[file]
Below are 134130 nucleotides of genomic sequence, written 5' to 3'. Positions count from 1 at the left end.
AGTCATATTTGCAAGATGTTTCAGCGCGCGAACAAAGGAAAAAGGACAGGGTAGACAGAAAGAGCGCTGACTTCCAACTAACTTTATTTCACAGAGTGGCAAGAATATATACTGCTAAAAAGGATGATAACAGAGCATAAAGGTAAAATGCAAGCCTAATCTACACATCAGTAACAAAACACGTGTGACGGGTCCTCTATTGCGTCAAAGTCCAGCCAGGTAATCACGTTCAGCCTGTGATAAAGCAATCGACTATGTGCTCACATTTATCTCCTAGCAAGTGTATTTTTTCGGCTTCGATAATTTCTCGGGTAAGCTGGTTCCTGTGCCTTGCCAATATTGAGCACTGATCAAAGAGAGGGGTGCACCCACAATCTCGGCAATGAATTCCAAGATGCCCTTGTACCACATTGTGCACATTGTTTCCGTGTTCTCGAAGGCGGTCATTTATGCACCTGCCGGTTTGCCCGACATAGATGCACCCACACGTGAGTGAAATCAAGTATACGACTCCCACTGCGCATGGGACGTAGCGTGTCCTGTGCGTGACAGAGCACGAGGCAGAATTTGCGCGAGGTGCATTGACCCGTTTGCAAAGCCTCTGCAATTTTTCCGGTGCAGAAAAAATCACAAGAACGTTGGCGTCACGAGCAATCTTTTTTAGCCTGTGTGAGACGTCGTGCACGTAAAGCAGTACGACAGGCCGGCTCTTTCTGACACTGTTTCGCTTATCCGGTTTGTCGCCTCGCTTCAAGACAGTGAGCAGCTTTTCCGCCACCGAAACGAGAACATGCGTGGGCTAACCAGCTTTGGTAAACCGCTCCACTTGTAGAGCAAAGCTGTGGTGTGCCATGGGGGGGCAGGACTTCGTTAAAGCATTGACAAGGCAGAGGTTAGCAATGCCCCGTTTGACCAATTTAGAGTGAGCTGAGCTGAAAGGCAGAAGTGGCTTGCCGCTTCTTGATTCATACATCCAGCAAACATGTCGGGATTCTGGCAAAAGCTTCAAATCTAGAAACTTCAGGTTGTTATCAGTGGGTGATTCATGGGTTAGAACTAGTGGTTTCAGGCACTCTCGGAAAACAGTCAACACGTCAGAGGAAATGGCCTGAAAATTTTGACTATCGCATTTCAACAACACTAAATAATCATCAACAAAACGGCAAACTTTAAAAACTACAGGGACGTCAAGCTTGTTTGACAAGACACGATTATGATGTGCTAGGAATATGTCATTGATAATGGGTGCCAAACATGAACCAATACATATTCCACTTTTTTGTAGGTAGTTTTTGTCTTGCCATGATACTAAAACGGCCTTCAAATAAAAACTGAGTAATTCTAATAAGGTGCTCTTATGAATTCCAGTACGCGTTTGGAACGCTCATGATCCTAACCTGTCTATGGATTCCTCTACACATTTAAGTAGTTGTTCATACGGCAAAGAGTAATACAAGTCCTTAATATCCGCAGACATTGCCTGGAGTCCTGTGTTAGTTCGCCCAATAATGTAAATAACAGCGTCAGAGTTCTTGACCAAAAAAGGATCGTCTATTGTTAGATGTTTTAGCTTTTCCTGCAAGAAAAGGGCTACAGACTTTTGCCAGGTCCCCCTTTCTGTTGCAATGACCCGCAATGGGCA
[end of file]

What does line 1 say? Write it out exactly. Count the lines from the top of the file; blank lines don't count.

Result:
Below are 134130 nucleotides of genomic sequence, written 5' to 3'. Positions count from 1 at the left end.